Other top bird species include peaks of 60 000 Great Knot Calidris tenuirostris (out of a world population of less than 350 000), 40 000 Dunlin Calidris alpina articola (believed largely Alaskan breeders), and internationally important concentrations of other globally threatened species such as Saunders' Gull Larus saundersi (ca 700 at maximum, or 10% of the world's population), Black-faced spoonbill Platelea minor
and Chinese Egret Egretta eulophotes.
Probably some 30 species of waterbird in total are supported by the site in
concentrations recognized by the Ramsar Convention as "internationally important'
and many of these are Species of Global Special Conservation Concern.

Beyond the immediate impacts of this reclamation in itself, the project's continuance would signal clearly that South Korea values reclamation over conservation. It would significantly undermine efforts being made by the relevant ministries to conserve intertidal wetlands and their natural resources, and to honor national obligations under both the Convention on Biological Diversity and the Ramsar Convention. As a result, other projects in progress or being considered (which could claim a further 50% or more of remaining tidal-flats nationwide) would become substantially more
difficult to cancel.
In addition continuing the Saemankeum Reclamation would send a clear signal of support for reclamation in neighboring countries Japan, North Korea and China, each of which have also been undertaking extensive reclamation projects contributing
to the degradation of the Yellow Sea eco-region.

In sharp contrast, however, the cancellation of the Saemankeum project now would be a major force for change not only within South Korea but throughout region, enabling substantial policy changes leading towards long-term conservation of the
Yellow Sea's¡¯ charismatic but threatened wildlife.

With a government announcement on the project to be made in the coming two
weeks (believed on or around May 23), now really is the best chance to show
support for those in government and society who are opposing this most destructive
of reclamation projects.

With many thanks in advance,

Nial Moores
International Liaison, Wetlands and Birds Korea (The Korean organization
dedicated to wetland and bird conservation through cooperation, research and education: Korean partners to the WWF-Japan and Wetlands International China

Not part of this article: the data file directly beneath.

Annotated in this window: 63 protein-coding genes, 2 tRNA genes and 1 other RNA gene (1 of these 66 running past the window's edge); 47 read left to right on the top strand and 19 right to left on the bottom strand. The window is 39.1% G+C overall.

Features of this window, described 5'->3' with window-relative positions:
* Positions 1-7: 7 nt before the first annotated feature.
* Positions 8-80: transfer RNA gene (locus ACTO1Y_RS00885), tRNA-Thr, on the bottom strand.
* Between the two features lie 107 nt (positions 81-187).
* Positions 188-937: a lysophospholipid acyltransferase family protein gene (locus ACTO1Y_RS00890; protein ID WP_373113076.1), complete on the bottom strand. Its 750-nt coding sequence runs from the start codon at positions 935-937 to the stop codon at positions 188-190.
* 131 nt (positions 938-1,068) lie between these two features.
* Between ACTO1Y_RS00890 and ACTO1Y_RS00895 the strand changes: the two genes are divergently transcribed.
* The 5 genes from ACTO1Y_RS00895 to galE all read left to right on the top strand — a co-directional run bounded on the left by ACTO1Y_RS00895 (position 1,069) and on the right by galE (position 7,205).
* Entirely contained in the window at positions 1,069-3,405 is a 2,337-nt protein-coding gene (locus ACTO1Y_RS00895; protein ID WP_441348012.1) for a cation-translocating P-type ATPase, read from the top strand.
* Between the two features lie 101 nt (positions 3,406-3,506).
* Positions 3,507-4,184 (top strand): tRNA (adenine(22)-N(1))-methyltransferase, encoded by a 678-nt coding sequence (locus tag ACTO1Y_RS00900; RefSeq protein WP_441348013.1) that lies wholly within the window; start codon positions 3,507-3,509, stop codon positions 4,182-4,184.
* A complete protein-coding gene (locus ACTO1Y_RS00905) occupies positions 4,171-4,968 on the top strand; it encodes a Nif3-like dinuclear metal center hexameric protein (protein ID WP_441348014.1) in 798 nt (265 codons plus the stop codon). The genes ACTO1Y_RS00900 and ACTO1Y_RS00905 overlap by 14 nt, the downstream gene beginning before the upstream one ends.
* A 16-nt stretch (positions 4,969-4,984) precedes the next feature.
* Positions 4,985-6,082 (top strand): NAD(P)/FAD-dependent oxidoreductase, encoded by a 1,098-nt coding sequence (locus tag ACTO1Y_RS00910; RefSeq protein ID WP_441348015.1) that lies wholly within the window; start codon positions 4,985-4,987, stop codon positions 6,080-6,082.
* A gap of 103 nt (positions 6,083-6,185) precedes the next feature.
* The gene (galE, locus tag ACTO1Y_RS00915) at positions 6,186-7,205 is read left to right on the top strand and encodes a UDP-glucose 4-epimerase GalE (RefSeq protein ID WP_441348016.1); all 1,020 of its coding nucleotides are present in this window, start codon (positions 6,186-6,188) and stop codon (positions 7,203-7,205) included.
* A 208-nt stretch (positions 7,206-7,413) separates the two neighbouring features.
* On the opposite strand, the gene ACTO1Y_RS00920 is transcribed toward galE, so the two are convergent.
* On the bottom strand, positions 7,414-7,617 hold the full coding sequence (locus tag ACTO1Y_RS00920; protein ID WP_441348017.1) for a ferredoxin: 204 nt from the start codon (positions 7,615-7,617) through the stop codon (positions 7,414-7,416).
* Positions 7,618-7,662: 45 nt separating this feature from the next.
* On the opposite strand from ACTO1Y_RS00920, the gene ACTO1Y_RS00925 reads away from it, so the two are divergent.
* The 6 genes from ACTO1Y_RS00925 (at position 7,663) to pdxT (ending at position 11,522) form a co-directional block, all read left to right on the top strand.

Program Yellow Sea Ecoregion Initiative).)

In cooperation with
Nam Ho Gun, Green Korea United (Committed to building and maintaining an
ecologically sound and sustainable Korean peninsula and world)

Please give 10 minutes of your time to help stop this reclamation project: 5 minutes to forward this message to your friends, colleagues and to relevant list-servers or newsgroups, and a further 5 minutes to send a mail of support for NGOs and the Ministries of Environment and of Maritime Affairs and Fisheries, who are responsible
for wetland conservation in South Korea.
Personal messages are perhaps best, but to save time, please feel free to simply cut
and paste the message below:

To all those it may concern,

We would respectfully like to add our voices to those of Korean NGOs and of the Ministry of Environment and the Ministry of Maritime Affairs and Fisheries, in asking
for the cancellation of the Saemankeum Reclamation project.
We understand the extreme international importance for biodiversity of the
Saemankeum area (comprising both the Mankyeung and Tongjin estuaries), and will follow with interest all efforts being made by your government to conserve the area.

Yours respectfully,

If applicable, organisation.

And send to:

We will then pass on your messages to the relevant government ministries, media (if
appropriate) and our home-pages.

For further information on Saemankeum in English please refer to Wetland and Birds
Korea home-page at:

and in Korean at

Green Korea United's home-page at

Get Your Private, Free E-mail from MSN Hotmail at

Birding-Aus is on the Web at
To unsubscribe from this mailing list, send the message
"unsubscribe birding-aus" (no quotes, no Subject line)

<Prev in Thread] Current Thread [Next in Thread>
  • Fwd: Petition for top Spoonbill Sandpiper site, Tracey Austin <=

The University of NSW School of Computer and Engineering takes no responsibility for the contents of this archive. It is purely a compilation of material sent by many people to the birding-aus mailing list. It has not been checked for accuracy nor its content verified in any way. If you wish to get material removed from the archive or have other queries about the archive e-mail Andrew Taylor at this address: andrewt@cse.unsw.EDU.AU